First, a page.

Doctoral Research Forum - Riadh Ghemmour - Telling Stories of an Invisible Cohort: Exploring Algerian EFL Students’ Experiences, Challenges and Hopes of Learning about Research Methodology and Writing Dissertations at Master’s Level.
|A School of Education research event|
|Date||10 June 2022|
|Time||11:30 to 12:30|
|Provider||School of Education|
|Intended audience||Academic staff and students|
|Registration information||Contact the event organiser for the online meeting link|
Telling Stories of an Invisible Cohort: Exploring Algerian EFL Students’ Experiences, Challenges and Hopes of Learning about Research Methodology and Writing Dissertations at Master’s Level
This thesis sought to gain critical insights into Algerian EFL (English as a Foreign Language) students’ lived experiences, challenges and hopes of learning about research methodology and writing dissertations at master’s level. Within Algerian universities, master’s EFL students are expected to conduct a piece of independent research and write an MA dissertation demonstrating multidisciplinary contents and research skills which they acquire during both their BA and MA programmes. However, according to many scholarly local studies, master’s students studying towards a degree in English Language Education encounter several challenges which hinder their dissertation progress despite previous research learning inputs.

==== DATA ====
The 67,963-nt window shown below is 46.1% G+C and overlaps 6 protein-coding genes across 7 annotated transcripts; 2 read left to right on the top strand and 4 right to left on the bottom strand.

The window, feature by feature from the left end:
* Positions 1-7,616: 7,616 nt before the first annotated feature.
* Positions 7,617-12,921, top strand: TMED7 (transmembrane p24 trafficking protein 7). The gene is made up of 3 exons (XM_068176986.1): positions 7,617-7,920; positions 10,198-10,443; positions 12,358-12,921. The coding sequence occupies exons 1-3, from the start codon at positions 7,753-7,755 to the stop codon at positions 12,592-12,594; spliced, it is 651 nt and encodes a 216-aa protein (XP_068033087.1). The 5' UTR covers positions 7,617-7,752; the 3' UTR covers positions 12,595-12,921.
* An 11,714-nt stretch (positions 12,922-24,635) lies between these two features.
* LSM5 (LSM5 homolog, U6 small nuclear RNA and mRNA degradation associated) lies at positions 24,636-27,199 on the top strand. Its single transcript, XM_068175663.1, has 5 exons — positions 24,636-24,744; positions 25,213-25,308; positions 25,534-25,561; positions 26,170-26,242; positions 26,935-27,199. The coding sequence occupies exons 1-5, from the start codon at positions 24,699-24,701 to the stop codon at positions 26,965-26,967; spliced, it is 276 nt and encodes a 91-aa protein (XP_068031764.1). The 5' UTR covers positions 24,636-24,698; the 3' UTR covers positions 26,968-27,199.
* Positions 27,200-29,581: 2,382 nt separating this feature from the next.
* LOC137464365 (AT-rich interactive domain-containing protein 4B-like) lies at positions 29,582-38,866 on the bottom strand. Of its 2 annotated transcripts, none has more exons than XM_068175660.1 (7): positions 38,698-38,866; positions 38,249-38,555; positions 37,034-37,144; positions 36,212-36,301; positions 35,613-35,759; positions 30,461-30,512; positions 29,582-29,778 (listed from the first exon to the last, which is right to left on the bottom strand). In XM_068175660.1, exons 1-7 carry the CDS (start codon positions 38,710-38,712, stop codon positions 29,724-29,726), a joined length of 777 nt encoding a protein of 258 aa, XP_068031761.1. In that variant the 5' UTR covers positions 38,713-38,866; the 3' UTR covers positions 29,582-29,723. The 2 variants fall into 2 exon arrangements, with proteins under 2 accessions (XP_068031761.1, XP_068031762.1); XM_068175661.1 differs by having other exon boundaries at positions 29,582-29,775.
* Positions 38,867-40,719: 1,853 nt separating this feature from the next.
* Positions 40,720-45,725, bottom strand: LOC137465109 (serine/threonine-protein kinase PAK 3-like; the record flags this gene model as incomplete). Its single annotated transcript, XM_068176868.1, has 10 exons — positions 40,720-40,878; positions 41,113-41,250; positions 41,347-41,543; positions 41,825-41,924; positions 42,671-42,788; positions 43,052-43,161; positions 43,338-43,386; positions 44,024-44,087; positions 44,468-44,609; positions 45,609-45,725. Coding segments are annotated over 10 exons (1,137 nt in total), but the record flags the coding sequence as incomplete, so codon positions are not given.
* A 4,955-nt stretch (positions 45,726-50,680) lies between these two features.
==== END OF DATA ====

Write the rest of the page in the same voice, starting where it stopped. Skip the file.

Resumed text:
A decolonising methodology grounded in an Indigenous approach was adopted in order to avoid perpetuating ‘otherness’, but rather position participants as research collaborators and educators who can shape the research selection, design, analysis and production of knowledge. In fact, twenty-five students and eleven research methodology lecturers were invited to unpack their lived experiences and critically reflect upon assumptions, attitudes and paradigms shaping research methodology teaching and learning within and beyond classrooms. To reach such aim, participant-observation was used to gain an in-depth insight into the daily learning and teaching experiences of the participants, followed by a series of conversational interviews to explore into more depth the nuanced experiences of the knowledge-holders.
The findings reveal a multi-dimensional picture. They show the multiple challenges which the students encountered over the course of their research learning and dissertation stage. Furthermore, these challenges were critically analysed based on both macro and micro levels revealing issues of teacher-student power dynamics, voice, the social and cultural reproduction within and beyond classrooms and the nature of the overall learning and teaching practices which were grounded in knowledge transmission. To analyse such major themes, Freire’s Critical Pedagogy (CP) and other critical ideas advanced by some key luminaries such as Biesta, Bourdieu, or Giroux were utilised to provide a pluriversal critical analysis of the accounts.
In light of the findings, the study demonstrates implications for lecturers and universities as well as recommendations for future research. The thesis also provides reflexive accounts regarding the tensions and intents of doing a critical and decolonising work.
About the Speaker
Riadh Ghemmour is a doctoral candidate in education and a postgraduate teaching associate at the Graduate School of Education. His areas of interest include: decolonisation, antiracism, critical pedagogy, and social justice in education.